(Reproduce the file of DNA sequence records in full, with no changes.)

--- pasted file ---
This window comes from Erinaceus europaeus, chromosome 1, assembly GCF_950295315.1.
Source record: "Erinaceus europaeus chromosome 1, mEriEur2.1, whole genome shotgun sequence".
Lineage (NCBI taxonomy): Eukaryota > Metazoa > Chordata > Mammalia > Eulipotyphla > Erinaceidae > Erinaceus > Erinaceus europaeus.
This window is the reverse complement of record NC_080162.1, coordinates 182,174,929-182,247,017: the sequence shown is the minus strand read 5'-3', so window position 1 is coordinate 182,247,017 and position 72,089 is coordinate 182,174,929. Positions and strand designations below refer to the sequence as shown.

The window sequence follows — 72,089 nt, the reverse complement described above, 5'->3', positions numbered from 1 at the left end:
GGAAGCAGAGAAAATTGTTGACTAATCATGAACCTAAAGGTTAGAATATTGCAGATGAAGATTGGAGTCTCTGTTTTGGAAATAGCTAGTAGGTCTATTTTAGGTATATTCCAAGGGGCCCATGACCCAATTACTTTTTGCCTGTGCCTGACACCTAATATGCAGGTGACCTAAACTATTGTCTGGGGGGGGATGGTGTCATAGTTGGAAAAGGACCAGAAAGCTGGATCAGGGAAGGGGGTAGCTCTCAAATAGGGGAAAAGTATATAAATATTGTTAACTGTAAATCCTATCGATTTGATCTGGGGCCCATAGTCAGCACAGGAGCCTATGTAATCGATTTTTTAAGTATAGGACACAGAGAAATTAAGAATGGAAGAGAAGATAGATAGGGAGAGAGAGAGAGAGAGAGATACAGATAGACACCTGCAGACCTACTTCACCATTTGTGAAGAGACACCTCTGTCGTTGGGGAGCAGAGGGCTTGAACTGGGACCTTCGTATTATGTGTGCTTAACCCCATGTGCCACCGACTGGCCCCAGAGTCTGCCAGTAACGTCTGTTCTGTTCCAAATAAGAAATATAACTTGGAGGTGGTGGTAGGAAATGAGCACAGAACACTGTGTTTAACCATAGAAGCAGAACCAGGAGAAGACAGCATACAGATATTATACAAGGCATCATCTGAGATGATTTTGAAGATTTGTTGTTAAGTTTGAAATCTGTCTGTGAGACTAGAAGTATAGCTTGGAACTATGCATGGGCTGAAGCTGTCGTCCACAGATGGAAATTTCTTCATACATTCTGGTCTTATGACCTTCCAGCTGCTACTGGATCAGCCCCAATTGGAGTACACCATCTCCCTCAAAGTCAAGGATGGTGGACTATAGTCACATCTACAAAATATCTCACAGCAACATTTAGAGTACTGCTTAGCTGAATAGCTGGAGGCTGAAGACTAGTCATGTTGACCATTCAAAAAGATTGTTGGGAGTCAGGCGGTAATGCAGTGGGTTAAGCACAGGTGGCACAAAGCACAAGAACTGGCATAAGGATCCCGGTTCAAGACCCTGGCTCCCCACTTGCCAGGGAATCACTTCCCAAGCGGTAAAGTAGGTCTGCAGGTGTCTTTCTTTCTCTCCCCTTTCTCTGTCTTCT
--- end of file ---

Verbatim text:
This window comes from Erinaceus europaeus, chromosome 1, assembly GCF_950295315.1.
Source record: "Erinaceus europaeus chromosome 1, mEriEur2.1, whole genome shotgun sequence".
Lineage (NCBI taxonomy): Eukaryota > Metazoa > Chordata > Mammalia > Eulipotyphla > Erinaceidae > Erinaceus > Erinaceus europaeus.
This window is the reverse complement of record NC_080162.1, coordinates 182,174,929-182,247,017: the sequence shown is the minus strand read 5'-3', so window position 1 is coordinate 182,247,017 and position 72,089 is coordinate 182,174,929. Positions and strand designations below refer to the sequence as shown.

The window sequence follows — 72,089 nt, the reverse complement described above, 5'->3', positions numbered from 1 at the left end:
GGAAGCAGAGAAAATTGTTGACTAATCATGAACCTAAAGGTTAGAATATTGCAGATGAAGATTGGAGTCTCTGTTTTGGAAATAGCTAGTAGGTCTATTTTAGGTATATTCCAAGGGGCCCATGACCCAATTACTTTTTGCCTGTGCCTGACACCTAATATGCAGGTGACCTAAACTATTGTCTGGGGGGGGATGGTGTCATAGTTGGAAAAGGACCAGAAAGCTGGATCAGGGAAGGGGGTAGCTCTCAAATAGGGGAAAAGTATATAAATATTGTTAACTGTAAATCCTATCGATTTGATCTGGGGCCCATAGTCAGCACAGGAGCCTATGTAATCGATTTTTTAAGTATAGGACACAGAGAAATTAAGAATGGAAGAGAAGATAGATAGGGAGAGAGAGAGAGAGAGAGATACAGATAGACACCTGCAGACCTACTTCACCATTTGTGAAGAGACACCTCTGTCGTTGGGGAGCAGAGGGCTTGAACTGGGACCTTCGTATTATGTGTGCTTAACCCCATGTGCCACCGACTGGCCCCAGAGTCTGCCAGTAACGTCTGTTCTGTTCCAAATAAGAAATATAACTTGGAGGTGGTGGTAGGAAATGAGCACAGAACACTGTGTTTAACCATAGAAGCAGAACCAGGAGAAGACAGCATACAGATATTATACAAGGCATCATCTGAGATGATTTTGAAGATTTGTTGTTAAGTTTGAAATCTGTCTGTGAGACTAGAAGTATAGCTTGGAACTATGCATGGGCTGAAGCTGTCGTCCACAGATGGAAATTTCTTCATACATTCTGGTCTTATGACCTTCCAGCTGCTACTGGATCAGCCCCAATTGGAGTACACCATCTCCCTCAAAGTCAAGGATGGTGGACTATAGTCACATCTACAAAATATCTCACAGCAACATTTAGAGTACTGCTTAGCTGAATAGCTGGAGGCTGAAGACTAGTCATGTTGACCATTCAAAAAGATTGTTGGGAGTCAGGCGGTAATGCAGTGGGTTAAGCACAGGTGGCACAAAGCACAAGAACTGGCATAAGGATCCCGGTTCAAGACCCTGGCTCCCCACTTGCCAGGGAATCACTTCCCAAGCGGTAAAGTAGGTCTGCAGGTGTCTTTCTTTCTCTCCCCTTTCTCTGTCTTCT